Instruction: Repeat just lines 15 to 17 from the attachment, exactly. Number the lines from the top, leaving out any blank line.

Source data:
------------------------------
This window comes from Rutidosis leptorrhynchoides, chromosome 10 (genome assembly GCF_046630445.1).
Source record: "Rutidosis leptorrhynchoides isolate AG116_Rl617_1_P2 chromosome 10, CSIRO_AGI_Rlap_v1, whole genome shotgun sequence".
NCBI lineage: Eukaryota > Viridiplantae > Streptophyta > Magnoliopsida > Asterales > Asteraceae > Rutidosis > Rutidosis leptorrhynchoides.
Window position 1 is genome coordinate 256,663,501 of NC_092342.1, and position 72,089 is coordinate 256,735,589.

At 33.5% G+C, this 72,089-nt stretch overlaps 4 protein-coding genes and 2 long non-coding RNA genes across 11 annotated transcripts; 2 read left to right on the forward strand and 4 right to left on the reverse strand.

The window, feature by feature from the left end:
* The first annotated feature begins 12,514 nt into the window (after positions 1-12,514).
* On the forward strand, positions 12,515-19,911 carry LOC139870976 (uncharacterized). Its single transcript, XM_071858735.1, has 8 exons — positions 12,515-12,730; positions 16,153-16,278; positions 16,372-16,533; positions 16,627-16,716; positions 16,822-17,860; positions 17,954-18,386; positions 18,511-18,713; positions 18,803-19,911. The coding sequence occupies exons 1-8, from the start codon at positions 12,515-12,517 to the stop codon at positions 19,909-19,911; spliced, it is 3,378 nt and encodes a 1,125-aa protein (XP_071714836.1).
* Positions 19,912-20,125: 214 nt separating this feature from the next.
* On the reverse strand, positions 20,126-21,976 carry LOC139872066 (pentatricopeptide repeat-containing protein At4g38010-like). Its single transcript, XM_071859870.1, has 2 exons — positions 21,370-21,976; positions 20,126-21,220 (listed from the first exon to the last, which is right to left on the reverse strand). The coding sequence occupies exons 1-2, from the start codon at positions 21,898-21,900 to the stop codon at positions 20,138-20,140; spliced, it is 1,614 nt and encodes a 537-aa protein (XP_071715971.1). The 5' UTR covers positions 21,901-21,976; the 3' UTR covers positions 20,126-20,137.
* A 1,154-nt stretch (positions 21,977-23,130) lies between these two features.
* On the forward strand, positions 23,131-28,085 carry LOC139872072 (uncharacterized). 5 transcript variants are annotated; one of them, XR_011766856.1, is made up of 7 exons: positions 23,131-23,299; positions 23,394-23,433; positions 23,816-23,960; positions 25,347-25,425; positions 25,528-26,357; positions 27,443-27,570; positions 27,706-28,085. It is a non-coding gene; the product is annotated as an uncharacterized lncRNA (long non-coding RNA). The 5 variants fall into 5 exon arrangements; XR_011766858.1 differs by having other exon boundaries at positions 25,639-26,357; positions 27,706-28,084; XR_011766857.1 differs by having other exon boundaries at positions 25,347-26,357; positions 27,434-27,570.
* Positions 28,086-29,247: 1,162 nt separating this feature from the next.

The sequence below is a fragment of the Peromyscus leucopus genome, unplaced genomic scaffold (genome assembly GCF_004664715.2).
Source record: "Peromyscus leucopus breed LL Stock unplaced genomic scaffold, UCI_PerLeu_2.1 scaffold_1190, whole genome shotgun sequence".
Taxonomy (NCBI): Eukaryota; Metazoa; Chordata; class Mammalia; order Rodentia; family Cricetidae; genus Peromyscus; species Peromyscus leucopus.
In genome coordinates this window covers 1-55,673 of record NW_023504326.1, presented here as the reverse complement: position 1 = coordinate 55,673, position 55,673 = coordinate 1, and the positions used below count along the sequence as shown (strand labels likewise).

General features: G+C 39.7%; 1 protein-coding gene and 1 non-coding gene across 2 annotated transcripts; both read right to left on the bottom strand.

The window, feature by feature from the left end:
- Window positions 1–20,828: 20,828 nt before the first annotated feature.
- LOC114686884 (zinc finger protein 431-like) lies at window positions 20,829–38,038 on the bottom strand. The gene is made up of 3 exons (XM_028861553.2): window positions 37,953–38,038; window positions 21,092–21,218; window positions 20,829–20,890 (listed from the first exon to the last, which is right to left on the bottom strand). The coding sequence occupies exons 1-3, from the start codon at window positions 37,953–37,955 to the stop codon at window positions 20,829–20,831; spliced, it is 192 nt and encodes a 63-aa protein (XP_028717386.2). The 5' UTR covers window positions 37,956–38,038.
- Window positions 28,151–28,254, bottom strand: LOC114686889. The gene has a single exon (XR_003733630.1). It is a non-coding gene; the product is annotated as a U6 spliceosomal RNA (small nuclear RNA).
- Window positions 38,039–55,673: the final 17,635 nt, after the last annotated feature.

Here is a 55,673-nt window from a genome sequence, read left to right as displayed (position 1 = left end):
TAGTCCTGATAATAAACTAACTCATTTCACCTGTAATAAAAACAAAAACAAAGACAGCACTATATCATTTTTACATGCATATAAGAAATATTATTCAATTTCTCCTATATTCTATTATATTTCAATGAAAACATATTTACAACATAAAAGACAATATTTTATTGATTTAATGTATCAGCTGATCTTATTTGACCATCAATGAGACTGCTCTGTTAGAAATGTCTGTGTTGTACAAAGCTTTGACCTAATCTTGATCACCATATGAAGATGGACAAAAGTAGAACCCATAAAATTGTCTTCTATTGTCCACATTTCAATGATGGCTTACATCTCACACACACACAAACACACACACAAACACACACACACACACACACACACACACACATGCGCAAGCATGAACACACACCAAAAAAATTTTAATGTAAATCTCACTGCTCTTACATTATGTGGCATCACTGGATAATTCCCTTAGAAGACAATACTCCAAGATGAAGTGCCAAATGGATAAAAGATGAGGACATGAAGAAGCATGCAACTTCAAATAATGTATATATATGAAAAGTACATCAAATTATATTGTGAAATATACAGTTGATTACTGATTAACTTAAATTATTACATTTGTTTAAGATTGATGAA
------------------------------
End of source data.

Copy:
Source record: "Peromyscus leucopus breed LL Stock unplaced genomic scaffold, UCI_PerLeu_2.1 scaffold_1190, whole genome shotgun sequence".
Taxonomy (NCBI): Eukaryota; Metazoa; Chordata; class Mammalia; order Rodentia; family Cricetidae; genus Peromyscus; species Peromyscus leucopus.
In genome coordinates this window covers 1-55,673 of record NW_023504326.1, presented here as the reverse complement: position 1 = coordinate 55,673, position 55,673 = coordinate 1, and the positions used below count along the sequence as shown (strand labels likewise).